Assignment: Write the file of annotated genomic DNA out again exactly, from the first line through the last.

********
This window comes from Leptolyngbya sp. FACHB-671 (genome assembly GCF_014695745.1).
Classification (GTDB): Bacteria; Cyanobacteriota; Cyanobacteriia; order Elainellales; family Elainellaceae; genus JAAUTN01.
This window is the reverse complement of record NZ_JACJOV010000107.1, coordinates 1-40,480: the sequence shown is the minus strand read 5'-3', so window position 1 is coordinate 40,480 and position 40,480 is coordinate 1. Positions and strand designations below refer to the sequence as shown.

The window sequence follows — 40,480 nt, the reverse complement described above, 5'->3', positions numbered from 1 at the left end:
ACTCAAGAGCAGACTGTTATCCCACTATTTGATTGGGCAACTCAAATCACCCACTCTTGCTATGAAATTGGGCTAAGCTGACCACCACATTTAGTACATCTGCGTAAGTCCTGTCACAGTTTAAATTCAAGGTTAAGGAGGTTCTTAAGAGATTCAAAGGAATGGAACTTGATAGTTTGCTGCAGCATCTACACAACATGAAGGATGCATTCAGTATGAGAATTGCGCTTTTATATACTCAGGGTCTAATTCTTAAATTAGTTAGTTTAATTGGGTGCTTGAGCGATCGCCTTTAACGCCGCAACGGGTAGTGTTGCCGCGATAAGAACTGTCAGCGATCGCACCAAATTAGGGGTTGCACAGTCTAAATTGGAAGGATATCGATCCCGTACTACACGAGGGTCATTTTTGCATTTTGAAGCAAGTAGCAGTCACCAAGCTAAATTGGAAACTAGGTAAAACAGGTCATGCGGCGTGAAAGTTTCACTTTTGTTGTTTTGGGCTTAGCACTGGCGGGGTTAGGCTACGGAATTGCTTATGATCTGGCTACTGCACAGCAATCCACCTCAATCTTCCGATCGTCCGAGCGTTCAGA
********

This window comes from Leptolyngbya sp. FACHB-671 (genome assembly GCF_014695745.1).
Classification (GTDB): Bacteria; Cyanobacteriota; Cyanobacteriia; order Elainellales; family Elainellaceae; genus JAAUTN01.
This window is the reverse complement of record NZ_JACJOV010000107.1, coordinates 1-40,480: the sequence shown is the minus strand read 5'-3', so window position 1 is coordinate 40,480 and position 40,480 is coordinate 1. Positions and strand designations below refer to the sequence as shown.

The window sequence follows — 40,480 nt, the reverse complement described above, 5'->3', positions numbered from 1 at the left end:
ACTCAAGAGCAGACTGTTATCCCACTATTTGATTGGGCAACTCAAATCACCCACTCTTGCTATGAAATTGGGCTAAGCTGACCACCACATTTAGTACATCTGCGTAAGTCCTGTCACAGTTTAAATTCAAGGTTAAGGAGGTTCTTAAGAGATTCAAAGGAATGGAACTTGATAGTTTGCTGCAGCATCTACACAACATGAAGGATGCATTCAGTATGAGAATTGCGCTTTTATATACTCAGGGTCTAATTCTTAAATTAGTTAGTTTAATTGGGTGCTTGAGCGATCGCCTTTAACGCCGCAACGGGTAGTGTTGCCGCGATAAGAACTGTCAGCGATCGCACCAAATTAGGGGTTGCACAGTCTAAATTGGAAGGATATCGATCCCGTACTACACGAGGGTCATTTTTGCATTTTGAAGCAAGTAGCAGTCACCAAGCTAAATTGGAAACTAGGTAAAACAGGTCATGCGGCGTGAAAGTTTCACTTTTGTTGTTTTGGGCTTAGCACTGGCGGGGTTAGGCTACGGAATTGCTTATGATCTGGCTACTGCACAGCAATCCACCTCAATCTTCCGATCGTCCGAGCGTTCAGA